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  3. Wow, talk about a group of people with no knowledge of how things work.

    “We need to let in more people to grow our economy”.

    But in order to grow an economy, you (meaning some entity) must harvest and process natural resources like petroleum and metals and such.

    But, the CML doesn’t WANT to harvest resources. They are Luddites, for the most part, who worship the god of environmentalism, and thus want the earth protected.

    How are you going to grow the economy if you don’t harvest resources?

    Not only that, but if you bring in more people to grow OUR economy, you have fewer people in the other country, and their economy will shrink. Can you say Zero Sum Game, anyone?

  4. The prog may as you say rely on many forms of ersatz growth to attain his ends, but there is no growth in Utopia. Growth is a word which is opposite to Utopian ends. The chief prog will of course have all the privileges which are his due in running the monastery…shepherding the citizen in his duties, improving his mind and awareness.

    When Adolf couldn’t make things go his way he blew up his ungrateful country. I don’t see why things should happen so differently here. At that time progs will re-settle in Davos.

  5. Asset valuation is an ephemeral thing. Things are worth only what someone else will pay for them, at any given moment. The notion of never-ending economic growth is the means to feed the asset valuation beast. If assets are not in ever higher demand, then available supply will often overwhelm demand (oil and copper right now?), and asset values shrink. The uber-wealthy are all wrapped around the valuation of the assets that they own, that are surplus to their own real needs. They spend considerable time and money greasing the way for the surplus assets they own to be ever valued more highly. The limits of growth and the shrinking of demand frighten them to their very core. They will sacrifice all of our long runs, including their own, to satisfy their short run preference. It is just human nature to do so, I suppose.

  6. They’re scared out of their little minds by deflation. The only way they know how to forestall it is by throwing people and money into the equation.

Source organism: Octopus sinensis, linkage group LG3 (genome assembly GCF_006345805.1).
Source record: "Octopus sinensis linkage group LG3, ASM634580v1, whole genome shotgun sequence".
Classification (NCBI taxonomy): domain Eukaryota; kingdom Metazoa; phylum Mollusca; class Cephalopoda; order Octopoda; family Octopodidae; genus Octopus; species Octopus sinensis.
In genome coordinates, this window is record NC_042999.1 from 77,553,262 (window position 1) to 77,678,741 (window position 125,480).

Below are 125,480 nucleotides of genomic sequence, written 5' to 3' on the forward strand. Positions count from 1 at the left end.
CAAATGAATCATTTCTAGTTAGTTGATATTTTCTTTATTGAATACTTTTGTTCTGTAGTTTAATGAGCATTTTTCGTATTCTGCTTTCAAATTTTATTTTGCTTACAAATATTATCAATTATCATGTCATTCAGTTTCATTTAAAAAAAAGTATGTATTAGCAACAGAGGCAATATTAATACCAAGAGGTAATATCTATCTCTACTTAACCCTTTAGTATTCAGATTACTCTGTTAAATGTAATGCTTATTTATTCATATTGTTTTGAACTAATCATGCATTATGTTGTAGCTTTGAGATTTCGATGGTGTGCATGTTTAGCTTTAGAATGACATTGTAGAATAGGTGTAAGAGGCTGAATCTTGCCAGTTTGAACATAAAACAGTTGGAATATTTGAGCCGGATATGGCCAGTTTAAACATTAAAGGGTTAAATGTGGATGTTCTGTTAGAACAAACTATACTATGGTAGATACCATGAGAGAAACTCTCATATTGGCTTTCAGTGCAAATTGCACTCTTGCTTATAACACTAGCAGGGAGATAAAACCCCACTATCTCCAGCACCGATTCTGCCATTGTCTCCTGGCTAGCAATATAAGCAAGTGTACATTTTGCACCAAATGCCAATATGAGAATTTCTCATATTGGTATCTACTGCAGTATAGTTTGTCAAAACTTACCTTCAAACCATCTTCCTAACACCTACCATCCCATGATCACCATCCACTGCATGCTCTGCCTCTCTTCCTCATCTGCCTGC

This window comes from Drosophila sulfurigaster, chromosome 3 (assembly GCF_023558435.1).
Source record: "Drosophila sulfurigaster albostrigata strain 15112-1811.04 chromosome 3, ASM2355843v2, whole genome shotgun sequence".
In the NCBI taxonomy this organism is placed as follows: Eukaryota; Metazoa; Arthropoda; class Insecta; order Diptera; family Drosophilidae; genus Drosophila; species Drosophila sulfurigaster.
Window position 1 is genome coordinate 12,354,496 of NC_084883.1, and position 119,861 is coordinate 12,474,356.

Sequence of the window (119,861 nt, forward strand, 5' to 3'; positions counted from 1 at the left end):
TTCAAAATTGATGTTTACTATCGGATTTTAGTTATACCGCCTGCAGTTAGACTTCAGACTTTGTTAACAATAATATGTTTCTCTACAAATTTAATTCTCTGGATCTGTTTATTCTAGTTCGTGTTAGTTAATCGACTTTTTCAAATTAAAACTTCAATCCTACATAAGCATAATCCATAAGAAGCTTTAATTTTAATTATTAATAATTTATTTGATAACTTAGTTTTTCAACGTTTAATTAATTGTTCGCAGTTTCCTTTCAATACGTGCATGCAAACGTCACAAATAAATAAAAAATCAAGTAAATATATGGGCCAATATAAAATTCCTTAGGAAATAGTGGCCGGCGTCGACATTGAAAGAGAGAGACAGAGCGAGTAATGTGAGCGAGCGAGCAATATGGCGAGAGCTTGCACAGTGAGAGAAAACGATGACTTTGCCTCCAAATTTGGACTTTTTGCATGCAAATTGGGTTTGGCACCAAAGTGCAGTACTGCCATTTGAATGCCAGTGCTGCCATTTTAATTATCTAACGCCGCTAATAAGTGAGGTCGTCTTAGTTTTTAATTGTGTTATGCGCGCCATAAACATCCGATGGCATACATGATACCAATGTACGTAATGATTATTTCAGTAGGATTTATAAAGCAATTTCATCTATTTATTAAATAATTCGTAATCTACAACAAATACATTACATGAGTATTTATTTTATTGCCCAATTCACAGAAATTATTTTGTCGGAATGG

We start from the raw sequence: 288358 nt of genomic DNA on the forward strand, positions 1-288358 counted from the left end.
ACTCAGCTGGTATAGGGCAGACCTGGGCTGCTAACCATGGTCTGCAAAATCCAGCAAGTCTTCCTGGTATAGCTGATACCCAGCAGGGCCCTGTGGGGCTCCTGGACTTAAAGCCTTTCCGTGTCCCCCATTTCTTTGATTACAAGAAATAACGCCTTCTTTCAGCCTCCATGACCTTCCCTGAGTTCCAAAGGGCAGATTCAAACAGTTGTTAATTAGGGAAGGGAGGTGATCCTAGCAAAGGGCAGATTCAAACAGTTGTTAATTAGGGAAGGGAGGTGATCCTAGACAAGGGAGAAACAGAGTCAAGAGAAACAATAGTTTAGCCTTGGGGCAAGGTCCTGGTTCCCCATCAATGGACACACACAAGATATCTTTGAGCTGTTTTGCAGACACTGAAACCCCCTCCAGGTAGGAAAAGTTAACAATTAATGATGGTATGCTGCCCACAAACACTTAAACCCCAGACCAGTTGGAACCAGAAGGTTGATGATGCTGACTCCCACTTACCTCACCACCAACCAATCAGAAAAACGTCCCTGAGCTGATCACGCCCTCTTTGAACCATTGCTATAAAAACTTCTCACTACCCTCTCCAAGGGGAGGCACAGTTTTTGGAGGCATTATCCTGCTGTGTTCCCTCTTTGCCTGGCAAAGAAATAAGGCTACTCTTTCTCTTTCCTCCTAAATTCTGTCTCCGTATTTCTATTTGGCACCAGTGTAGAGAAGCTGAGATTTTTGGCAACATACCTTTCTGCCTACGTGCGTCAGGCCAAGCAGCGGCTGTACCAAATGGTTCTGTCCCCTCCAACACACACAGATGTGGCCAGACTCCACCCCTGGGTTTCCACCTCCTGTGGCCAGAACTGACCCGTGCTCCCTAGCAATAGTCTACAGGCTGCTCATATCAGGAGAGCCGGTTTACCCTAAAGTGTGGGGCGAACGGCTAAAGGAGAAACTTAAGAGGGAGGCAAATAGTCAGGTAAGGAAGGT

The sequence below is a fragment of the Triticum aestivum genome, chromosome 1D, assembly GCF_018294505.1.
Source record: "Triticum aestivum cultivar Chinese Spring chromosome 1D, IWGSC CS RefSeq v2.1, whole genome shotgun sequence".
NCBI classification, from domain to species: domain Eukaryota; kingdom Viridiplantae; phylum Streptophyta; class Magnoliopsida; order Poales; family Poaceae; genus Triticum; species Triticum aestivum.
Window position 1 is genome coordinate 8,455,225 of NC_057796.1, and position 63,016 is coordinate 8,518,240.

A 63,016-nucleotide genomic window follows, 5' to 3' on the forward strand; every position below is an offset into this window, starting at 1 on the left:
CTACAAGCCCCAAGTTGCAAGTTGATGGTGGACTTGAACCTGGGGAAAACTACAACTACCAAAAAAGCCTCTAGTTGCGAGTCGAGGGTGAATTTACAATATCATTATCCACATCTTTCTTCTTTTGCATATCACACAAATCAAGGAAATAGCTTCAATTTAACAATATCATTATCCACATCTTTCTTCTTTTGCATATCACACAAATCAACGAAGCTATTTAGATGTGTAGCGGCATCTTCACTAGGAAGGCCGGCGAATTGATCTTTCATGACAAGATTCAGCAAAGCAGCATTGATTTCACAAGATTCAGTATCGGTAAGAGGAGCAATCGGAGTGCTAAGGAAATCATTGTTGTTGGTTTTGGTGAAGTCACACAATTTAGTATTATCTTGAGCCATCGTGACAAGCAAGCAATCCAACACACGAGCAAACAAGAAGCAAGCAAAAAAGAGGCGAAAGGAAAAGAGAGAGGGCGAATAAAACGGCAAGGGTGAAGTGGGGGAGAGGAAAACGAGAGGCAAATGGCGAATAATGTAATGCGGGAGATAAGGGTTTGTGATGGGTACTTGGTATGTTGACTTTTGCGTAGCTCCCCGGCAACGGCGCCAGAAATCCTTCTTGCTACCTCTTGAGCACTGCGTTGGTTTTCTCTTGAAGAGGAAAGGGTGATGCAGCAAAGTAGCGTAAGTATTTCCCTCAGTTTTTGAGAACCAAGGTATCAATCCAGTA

The thing that scares them the most after deflation is population growth. So they’ve convinced their own people to stop having babies and have started importing Vandals and Huns to fill the empty houses and retail aisles until they can propagandize the barbarians to stop having babies.

    They don’t want to believe the tenets of the CML, they must. Otherwise, they’d have to face the horror of the coming disaster that they themselves have fashioned.

    The analogy is exact. If religion helps us cope with the horrors of death, then CML buffers its adherents from the collapse of their world. They’ve completely hosed themselves. Indefinite growth is unsustainable. The barbarians are inside the gate. The civilization-crushing specter of long-term deflation flickers on the near horizon. Their faith is the only thing left to sustain them.

  7. I think the Cult of Economics is like the Cult of Modern Liberalism — a piss-poor ersatz answer to one of the old, profound questions. As CML answers the old existential question “What’s the meaning of life?”, Economics answers the question “what’s a nation for?”

    Since the Peace of Westphalia, the answer to that second question has been “to preserve the lives, property, and culture of the people within its borders.” The point of Germany was to help German-ness thrive. France was above all things the guarantor of French-ness. Italy unified because Italian-ness wasn’t sufficiently protected by the hodgepodge of powers on the peninsula, and Austria-Hungary collapsed because Austrians weren’t Hungarians (and vice versa).

    But now there’s no such thing as nation-ness. The ruling clique sees all humans as fungible, to taste based on their ideology — either interchangeable producer-units (for the socialists) or interchangeable consumer-units (for the libertarians). The Elite’s job is to reconfigure these units to optimize output. If the economy isn’t always growing, what good are the Elite?